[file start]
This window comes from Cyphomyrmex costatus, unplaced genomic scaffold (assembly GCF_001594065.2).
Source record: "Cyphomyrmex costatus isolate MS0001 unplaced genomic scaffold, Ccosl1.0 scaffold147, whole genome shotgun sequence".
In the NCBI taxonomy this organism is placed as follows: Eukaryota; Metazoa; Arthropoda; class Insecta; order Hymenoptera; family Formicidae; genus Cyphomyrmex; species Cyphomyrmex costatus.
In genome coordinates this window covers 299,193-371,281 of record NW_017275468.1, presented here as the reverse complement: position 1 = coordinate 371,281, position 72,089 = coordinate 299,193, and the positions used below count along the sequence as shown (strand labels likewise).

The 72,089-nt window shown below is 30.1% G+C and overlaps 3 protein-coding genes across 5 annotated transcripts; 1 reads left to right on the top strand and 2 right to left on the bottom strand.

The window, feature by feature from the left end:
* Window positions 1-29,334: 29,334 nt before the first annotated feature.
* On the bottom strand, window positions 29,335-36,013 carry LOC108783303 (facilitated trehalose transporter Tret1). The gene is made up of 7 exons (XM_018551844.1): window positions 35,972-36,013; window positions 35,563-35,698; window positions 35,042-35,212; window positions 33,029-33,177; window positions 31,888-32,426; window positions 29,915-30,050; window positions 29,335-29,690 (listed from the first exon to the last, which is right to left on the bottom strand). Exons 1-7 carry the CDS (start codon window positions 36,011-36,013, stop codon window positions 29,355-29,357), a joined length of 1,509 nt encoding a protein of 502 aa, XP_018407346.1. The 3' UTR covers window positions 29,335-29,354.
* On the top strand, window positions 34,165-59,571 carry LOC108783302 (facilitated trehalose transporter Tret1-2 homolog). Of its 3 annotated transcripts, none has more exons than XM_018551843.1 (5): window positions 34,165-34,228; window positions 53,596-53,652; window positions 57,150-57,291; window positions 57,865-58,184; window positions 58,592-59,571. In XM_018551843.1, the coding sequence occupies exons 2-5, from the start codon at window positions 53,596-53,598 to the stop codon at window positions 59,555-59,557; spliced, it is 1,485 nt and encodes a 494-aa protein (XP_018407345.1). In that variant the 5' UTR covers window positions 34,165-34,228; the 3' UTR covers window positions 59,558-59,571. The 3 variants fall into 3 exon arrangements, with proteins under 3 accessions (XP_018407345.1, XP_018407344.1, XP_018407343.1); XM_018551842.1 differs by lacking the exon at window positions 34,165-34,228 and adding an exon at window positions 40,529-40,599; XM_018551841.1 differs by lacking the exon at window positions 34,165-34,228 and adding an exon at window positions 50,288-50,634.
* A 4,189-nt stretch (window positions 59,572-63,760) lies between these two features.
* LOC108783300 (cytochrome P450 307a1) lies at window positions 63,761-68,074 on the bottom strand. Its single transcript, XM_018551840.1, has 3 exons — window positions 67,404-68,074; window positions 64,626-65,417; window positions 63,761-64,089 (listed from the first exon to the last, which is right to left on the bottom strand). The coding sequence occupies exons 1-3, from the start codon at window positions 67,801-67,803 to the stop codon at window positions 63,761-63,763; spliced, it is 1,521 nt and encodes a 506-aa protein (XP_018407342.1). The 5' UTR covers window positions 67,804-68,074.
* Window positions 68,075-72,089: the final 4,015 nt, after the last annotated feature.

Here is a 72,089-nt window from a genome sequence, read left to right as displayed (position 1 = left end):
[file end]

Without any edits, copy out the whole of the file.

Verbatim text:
This window comes from Cyphomyrmex costatus, unplaced genomic scaffold (assembly GCF_001594065.2).
Source record: "Cyphomyrmex costatus isolate MS0001 unplaced genomic scaffold, Ccosl1.0 scaffold147, whole genome shotgun sequence".
In the NCBI taxonomy this organism is placed as follows: Eukaryota; Metazoa; Arthropoda; class Insecta; order Hymenoptera; family Formicidae; genus Cyphomyrmex; species Cyphomyrmex costatus.
In genome coordinates this window covers 299,193-371,281 of record NW_017275468.1, presented here as the reverse complement: position 1 = coordinate 371,281, position 72,089 = coordinate 299,193, and the positions used below count along the sequence as shown (strand labels likewise).

The 72,089-nt window shown below is 30.1% G+C and overlaps 3 protein-coding genes across 5 annotated transcripts; 1 reads left to right on the top strand and 2 right to left on the bottom strand.

The window, feature by feature from the left end:
* Window positions 1-29,334: 29,334 nt before the first annotated feature.
* On the bottom strand, window positions 29,335-36,013 carry LOC108783303 (facilitated trehalose transporter Tret1). The gene is made up of 7 exons (XM_018551844.1): window positions 35,972-36,013; window positions 35,563-35,698; window positions 35,042-35,212; window positions 33,029-33,177; window positions 31,888-32,426; window positions 29,915-30,050; window positions 29,335-29,690 (listed from the first exon to the last, which is right to left on the bottom strand). Exons 1-7 carry the CDS (start codon window positions 36,011-36,013, stop codon window positions 29,355-29,357), a joined length of 1,509 nt encoding a protein of 502 aa, XP_018407346.1. The 3' UTR covers window positions 29,335-29,354.
* On the top strand, window positions 34,165-59,571 carry LOC108783302 (facilitated trehalose transporter Tret1-2 homolog). Of its 3 annotated transcripts, none has more exons than XM_018551843.1 (5): window positions 34,165-34,228; window positions 53,596-53,652; window positions 57,150-57,291; window positions 57,865-58,184; window positions 58,592-59,571. In XM_018551843.1, the coding sequence occupies exons 2-5, from the start codon at window positions 53,596-53,598 to the stop codon at window positions 59,555-59,557; spliced, it is 1,485 nt and encodes a 494-aa protein (XP_018407345.1). In that variant the 5' UTR covers window positions 34,165-34,228; the 3' UTR covers window positions 59,558-59,571. The 3 variants fall into 3 exon arrangements, with proteins under 3 accessions (XP_018407345.1, XP_018407344.1, XP_018407343.1); XM_018551842.1 differs by lacking the exon at window positions 34,165-34,228 and adding an exon at window positions 40,529-40,599; XM_018551841.1 differs by lacking the exon at window positions 34,165-34,228 and adding an exon at window positions 50,288-50,634.
* A 4,189-nt stretch (window positions 59,572-63,760) lies between these two features.
* LOC108783300 (cytochrome P450 307a1) lies at window positions 63,761-68,074 on the bottom strand. Its single transcript, XM_018551840.1, has 3 exons — window positions 67,404-68,074; window positions 64,626-65,417; window positions 63,761-64,089 (listed from the first exon to the last, which is right to left on the bottom strand). The coding sequence occupies exons 1-3, from the start codon at window positions 67,801-67,803 to the stop codon at window positions 63,761-63,763; spliced, it is 1,521 nt and encodes a 506-aa protein (XP_018407342.1). The 5' UTR covers window positions 67,804-68,074.
* Window positions 68,075-72,089: the final 4,015 nt, after the last annotated feature.

Here is a 72,089-nt window from a genome sequence, read left to right as displayed (position 1 = left end):